By Daniel Perez-Crouse
City Council recently made progress amending the Shelter to Housing Continuum package (S2HC) that addresses issues prohibiting shelters from being built. Commissioner Carmen Rubio said the need for these changes was identified by the Joint Office of Homeless Services and Safe Rest Village staff as they began to develop shelters and work with operators.
The original product that re-wrote shelter rules in 2021 was S2HC. It expanded housing and shelter options for individuals and households with low incomes. It also created flexibility with all types of shelters and expanded how shelters could operate for permanent use.
The Bureau of Planning and Sustainability (BPS) is dubbing these new, proposed amendments as “Part 2.” The “primary intent” in Part 2, as Rubio noted, is to reduce barriers to building permanent shelters that do not rely on temporary rules or a declared housing emergency.
Sandra Wood, Principal Planner with BPS, reminded people that shelters can be operated by a variety of providers–the city, county, nonprofits, religious organizations and more. And there are three ways shelters can be allowed–long-term/permanent, temporarily during a designated emergency and temporarily without a designated emergency (around 180 days). She said that prior to S2HC, most shelters could only be temporary under the zoning code. While S2HC is a step in the right direction, she said, “The new code presented some unexpected technical barriers to implementation. The purpose of this project is to make some of those technical fixes.”
JP McNiel, a city planner with BPS, went into detail on Part 2’s four proposals. The key change is for outdoor shelter standards. The amendment would exempt outdoor shelters from the base zone, overlay zone and planned district development standards while allowing a limited set of development standards that would apply just to outdoor shelters. First is a structure cannot be more than 20 feet tall (there was no prior standard for this).
One of the biggest and most desired changes is setback standards requiring shelters to be five feet from all adjacent properties, as opposed to the former rule of 25 feet. Commissioner Dan Ryan said, “I can’t tell you how many times that (the old rule) was making design nearly impossible.”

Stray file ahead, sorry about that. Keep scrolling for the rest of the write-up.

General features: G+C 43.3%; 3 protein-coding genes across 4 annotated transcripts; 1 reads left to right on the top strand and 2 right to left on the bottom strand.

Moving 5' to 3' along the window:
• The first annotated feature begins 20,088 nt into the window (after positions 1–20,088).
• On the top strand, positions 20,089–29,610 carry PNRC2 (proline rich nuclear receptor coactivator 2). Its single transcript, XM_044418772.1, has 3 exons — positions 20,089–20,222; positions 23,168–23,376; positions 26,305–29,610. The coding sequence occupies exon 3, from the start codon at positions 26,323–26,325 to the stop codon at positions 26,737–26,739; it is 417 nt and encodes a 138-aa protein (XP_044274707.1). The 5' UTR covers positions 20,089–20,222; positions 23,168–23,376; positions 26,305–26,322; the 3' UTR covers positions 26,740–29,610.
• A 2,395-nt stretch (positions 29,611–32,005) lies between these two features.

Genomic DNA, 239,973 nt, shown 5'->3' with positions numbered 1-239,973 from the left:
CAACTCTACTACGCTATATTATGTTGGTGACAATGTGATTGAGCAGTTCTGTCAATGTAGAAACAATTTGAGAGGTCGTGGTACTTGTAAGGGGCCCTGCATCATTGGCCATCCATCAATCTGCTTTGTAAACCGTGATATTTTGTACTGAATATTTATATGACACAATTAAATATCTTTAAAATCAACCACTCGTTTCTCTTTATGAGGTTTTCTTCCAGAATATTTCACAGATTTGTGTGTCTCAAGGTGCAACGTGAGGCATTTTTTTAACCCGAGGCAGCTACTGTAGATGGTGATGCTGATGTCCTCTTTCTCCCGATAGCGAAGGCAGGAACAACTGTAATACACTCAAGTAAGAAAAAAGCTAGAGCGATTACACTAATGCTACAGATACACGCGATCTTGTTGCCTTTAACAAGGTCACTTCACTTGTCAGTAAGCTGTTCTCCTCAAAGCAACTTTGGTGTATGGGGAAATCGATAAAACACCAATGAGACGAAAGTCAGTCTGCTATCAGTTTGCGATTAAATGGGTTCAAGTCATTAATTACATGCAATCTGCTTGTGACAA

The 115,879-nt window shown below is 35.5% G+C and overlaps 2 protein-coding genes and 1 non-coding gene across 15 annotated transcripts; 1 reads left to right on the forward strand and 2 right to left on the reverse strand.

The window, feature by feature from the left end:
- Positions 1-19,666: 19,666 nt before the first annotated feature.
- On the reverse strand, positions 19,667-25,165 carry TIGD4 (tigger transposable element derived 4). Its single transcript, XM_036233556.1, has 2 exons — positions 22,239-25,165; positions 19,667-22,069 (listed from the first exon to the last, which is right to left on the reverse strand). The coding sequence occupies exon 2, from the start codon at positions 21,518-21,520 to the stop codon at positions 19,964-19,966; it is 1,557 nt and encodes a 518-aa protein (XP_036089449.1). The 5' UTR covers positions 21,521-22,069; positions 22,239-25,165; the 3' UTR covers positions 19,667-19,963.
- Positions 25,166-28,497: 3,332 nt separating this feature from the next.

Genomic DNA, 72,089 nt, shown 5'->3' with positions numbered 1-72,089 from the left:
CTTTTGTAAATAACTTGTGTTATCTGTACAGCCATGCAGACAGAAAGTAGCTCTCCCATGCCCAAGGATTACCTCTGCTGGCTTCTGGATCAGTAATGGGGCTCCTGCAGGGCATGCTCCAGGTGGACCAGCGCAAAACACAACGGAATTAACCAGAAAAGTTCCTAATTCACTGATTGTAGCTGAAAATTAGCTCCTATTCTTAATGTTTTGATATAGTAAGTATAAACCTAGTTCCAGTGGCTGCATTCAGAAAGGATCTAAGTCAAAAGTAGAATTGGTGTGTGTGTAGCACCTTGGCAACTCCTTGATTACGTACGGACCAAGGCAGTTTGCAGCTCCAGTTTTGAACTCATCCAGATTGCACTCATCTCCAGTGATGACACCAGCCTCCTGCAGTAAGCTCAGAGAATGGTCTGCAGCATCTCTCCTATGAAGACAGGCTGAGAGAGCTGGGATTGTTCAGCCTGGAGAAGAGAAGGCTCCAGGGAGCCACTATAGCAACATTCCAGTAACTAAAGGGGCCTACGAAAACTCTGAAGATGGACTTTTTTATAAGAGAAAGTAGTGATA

Lastly, modifying screening standards to allow partially sight-obscuring six-foot fences. Prior rules only allowed for a totally obscuring fence. McNiel noted that people generally prefer totally sight-obscuring fences, but this provides some flexibility. For example, operators could find a site with an existing chain-link fence. It’s far less costly and wasteful to allow them to keep that existing fence and modify it rather than removing the fence and fully installing a new one, he said.
One of the other more “technical” amendments is making it clear outdoor shelters are limited to being two acres in size in an industrial zone, but the industrial zone itself can be larger than two acres.
Amongst many questions, Commissioner Rene Gonzalez asked why shelters couldn’t be larger than two acres in industrial zones. Wood said that, partially, “it’s because we have an industrial sanctuary policy in the city and in the comprehensive plan that protects our industrial land for industrial jobs.” She went on to explain rules like this ensure undue burdens aren’t placed on the industrial base. Woods and McNiel mentioned other potential statewide codes and regulations influencing this that they wanted to refresh themselves on and get back to the council at a later time.
Rubio also introduced an additional amendment that ensures greenways and environmental and archaeological resources are protected while still allowing for outdoor shelters to be established. Commissioner Mingus Mapps said these were “common sense” amendments. Despite some questions and clarifications from the council, they were met with unanimous approval.
The plan is to adopt these amendments into a draft and amend the new zoning code in Part 2 of S2HC following the approval.